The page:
Trust me, sweet potatoes needn’t be just for dinner. They’re a real treat when complimented by other sweet flavors (cue bananas & maple syrup) and accented with nuttiness (cue peanut butter & toasted almonds).

Plus, a sweet potato’s natural creaminess isn’t far off from a traditional breakfast porridge, and you can really top it off with many of the same ingredients you might use with oats or other sweet (vs. savory) breakfast bowls.

Beyond the add-ins mentioned above, I utilized cinnamon and coconut flakes, two natural pairings to sweet potatoes. But really the options are endless. You could try pineapple and coconut milk, almond butter and raisins, tahini and cinnamon apples, etc. etc.

Give it a try and let me know what you think! Continue Reading…

Spinach and Komatsuna with Shiitakes and Almonds over Rice

Spinach and Mustard Greens with Shiitakes and Almonds over Rice

I recently teamed up with my friend Nicole over at Vestige Home to create this fresh and easy spring meal. Nicole makes gorgeous hand-carved wooden creations, like that walnut bowl pictured above.

Photographing food is always ten times easier when you have beautiful dish-ware to work with!

Spinach and Mustard Greens with Shiitakes and Almonds over Rice

Inspired by a CSA bounty, we settled on a greens and shiitake saute over this brown rice mix that Nicole picked up from a local New Jersey farm. I had nooo idea that rice could be cultivated on the east coast, let alone right next door to me in New Jersey. Apparently the farm, Bloom Moon Acres, uses a dry farming technique, allowing them to produce rice on a local scale.

Spinach and Mustard Greens with Shiitakes and Almonds over Rice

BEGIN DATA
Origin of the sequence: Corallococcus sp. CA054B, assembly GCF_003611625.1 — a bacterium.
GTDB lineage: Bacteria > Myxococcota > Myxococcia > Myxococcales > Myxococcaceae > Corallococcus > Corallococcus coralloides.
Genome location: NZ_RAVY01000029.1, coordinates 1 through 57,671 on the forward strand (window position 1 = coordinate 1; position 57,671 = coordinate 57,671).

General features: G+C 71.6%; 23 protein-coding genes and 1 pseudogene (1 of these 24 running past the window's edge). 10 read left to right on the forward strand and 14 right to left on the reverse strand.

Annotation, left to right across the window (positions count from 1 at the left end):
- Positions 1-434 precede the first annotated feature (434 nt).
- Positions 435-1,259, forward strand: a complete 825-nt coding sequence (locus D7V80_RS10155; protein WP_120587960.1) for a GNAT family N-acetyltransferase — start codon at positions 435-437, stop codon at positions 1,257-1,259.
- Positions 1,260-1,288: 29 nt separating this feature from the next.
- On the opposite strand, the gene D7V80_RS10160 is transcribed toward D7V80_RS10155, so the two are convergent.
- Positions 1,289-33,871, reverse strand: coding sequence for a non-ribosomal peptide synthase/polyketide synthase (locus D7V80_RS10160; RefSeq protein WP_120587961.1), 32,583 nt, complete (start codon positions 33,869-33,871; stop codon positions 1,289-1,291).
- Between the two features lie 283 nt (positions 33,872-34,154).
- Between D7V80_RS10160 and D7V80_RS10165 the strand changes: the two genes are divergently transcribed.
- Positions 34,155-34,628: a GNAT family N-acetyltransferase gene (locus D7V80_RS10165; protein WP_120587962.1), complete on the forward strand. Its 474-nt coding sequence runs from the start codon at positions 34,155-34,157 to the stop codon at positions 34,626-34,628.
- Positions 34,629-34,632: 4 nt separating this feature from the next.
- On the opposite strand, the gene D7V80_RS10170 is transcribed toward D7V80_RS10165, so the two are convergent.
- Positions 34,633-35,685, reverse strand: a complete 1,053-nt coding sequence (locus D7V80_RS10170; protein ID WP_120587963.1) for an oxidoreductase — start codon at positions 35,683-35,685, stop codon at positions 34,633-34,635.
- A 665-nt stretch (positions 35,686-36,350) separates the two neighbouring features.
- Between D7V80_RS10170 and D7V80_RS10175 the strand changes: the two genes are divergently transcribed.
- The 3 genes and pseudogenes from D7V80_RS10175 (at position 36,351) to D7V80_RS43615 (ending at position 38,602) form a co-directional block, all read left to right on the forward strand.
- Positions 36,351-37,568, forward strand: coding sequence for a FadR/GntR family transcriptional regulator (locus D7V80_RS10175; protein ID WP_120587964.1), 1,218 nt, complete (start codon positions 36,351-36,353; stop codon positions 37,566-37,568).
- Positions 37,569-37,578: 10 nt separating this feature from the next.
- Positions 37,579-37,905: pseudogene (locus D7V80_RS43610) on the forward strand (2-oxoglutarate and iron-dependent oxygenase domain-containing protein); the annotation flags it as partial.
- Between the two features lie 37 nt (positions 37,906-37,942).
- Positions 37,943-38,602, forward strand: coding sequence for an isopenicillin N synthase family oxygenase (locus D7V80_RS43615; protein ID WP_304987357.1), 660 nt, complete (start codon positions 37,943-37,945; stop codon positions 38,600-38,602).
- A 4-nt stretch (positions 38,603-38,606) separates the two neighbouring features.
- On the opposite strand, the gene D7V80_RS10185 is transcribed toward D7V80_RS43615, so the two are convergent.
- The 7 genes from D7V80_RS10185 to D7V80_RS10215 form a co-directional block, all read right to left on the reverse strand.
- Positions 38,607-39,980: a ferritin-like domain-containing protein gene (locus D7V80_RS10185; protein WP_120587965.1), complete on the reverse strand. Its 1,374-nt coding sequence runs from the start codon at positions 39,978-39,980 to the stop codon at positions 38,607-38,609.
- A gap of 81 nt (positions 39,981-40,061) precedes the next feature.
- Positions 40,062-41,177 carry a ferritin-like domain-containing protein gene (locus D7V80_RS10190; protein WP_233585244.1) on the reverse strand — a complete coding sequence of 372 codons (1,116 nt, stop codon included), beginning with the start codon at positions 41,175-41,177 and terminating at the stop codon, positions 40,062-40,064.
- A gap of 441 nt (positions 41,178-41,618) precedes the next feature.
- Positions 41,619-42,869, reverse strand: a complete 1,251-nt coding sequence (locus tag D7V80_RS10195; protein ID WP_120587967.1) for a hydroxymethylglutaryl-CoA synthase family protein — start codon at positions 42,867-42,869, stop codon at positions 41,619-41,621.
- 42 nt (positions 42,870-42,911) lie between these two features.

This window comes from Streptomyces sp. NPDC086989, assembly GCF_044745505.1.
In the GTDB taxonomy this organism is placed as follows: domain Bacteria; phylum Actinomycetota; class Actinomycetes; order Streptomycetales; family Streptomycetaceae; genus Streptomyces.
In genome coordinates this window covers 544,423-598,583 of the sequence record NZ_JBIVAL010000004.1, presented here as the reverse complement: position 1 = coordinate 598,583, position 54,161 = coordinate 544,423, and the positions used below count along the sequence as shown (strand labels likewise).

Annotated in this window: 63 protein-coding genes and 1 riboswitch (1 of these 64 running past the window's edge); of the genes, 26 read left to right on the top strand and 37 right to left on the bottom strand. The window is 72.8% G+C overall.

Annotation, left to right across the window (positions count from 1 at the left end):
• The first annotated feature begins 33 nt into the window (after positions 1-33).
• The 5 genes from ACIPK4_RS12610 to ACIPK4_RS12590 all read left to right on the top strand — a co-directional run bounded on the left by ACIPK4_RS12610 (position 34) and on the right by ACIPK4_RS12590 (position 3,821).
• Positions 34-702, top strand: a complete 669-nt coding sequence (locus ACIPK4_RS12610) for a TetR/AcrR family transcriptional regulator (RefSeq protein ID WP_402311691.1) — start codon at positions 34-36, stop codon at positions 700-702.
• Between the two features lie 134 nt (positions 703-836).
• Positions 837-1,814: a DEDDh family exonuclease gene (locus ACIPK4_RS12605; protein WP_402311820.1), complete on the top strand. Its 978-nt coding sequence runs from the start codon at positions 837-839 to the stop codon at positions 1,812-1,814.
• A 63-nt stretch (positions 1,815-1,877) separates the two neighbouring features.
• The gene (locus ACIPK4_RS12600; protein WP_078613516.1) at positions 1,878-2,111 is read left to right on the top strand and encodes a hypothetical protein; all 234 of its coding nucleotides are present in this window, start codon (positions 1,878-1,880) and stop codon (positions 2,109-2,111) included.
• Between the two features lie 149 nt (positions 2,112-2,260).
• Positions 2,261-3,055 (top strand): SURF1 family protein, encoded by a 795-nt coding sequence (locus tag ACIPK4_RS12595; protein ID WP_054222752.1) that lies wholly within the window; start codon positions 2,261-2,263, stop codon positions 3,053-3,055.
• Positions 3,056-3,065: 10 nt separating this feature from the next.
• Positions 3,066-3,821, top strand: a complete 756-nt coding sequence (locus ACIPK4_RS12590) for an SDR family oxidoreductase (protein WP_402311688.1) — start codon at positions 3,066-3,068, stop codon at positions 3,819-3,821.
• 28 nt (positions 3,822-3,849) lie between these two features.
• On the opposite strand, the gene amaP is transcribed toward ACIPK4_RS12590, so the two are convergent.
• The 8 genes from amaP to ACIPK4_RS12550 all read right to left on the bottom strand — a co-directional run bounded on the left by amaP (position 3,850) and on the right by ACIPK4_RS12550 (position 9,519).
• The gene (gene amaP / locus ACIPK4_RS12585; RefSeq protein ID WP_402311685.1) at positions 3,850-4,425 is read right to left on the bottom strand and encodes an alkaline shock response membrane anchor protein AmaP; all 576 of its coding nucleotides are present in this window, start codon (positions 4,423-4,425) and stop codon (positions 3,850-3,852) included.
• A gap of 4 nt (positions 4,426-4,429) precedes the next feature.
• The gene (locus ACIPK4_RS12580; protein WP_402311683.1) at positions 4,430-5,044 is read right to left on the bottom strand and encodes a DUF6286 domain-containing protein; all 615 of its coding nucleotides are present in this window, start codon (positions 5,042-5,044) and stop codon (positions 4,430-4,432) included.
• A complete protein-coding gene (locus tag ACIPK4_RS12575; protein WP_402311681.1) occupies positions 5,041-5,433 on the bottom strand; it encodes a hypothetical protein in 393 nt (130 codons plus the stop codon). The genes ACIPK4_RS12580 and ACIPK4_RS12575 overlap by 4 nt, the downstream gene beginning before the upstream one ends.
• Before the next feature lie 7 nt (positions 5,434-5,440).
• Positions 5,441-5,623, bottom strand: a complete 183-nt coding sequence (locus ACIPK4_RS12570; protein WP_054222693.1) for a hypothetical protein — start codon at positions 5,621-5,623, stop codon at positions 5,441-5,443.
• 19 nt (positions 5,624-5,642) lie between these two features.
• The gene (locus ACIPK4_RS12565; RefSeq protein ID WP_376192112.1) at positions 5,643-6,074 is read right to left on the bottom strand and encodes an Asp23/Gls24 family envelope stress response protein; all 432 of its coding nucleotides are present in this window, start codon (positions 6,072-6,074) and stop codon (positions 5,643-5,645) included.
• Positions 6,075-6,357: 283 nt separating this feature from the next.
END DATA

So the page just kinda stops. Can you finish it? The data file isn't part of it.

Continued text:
The rice was quite tasty and the perfect nutty and chewy compliment to the tender spinach and mustard that came to top it. I’d recommend using a black rice or a black and brown rice mix yourself if making this recipe.

Spinach and Mustard Greens with Shiitakes and Almonds over Rice

Both Nicole and I were quite pleased with how quickly and easily this recipe came together. After cooking the rice, you can just about?pull this all together in 10 minutes or so.

That’s one of the perks to working with spinach, which cooks up fast in comparison to other greens, as does the komatsuna.

Spinach and Mustard Greens with Shiitakes and Almonds over Rice

What is komatsuna? Komatsuna is a Japanese mustard green with a flavor profile that lays in between spinach and mustard. It’s definitely a bit milder than regular mustard greens.

Most Asian markets should carry it, as will Whole Foods. However, if you can’t find it, you could swap it for mustard greens, but definitely seek out a baby variety so that you don’t end up with something too bitter for the delicate flavors of this dish.

Spinach and Mustard Greens with Shiitakes and Almonds over Rice

We chose toasted almonds to top complete the meal, adding a crunch and a subtle nuttiness that wouldn’t overpower the rest of the dish.

To toast, simply heat a skillet over medium-high heat and then add the almonds. Stirring regularly, cook for 5 minutes or so, until the almonds begin to brown. At this point, you’ll want to remove them from the pan so that they don’t continue to cook and end up burning.

Spinach and Mustard Greens with Shiitakes and Almonds over Rice

A squeeze of lemon finishes everything off, drawing out the brightness of all of the ingredients.

Serve among two to three people for a light lunch or share among many (six) as a side. Nicole has some nice serving dishes that can help you with this step…!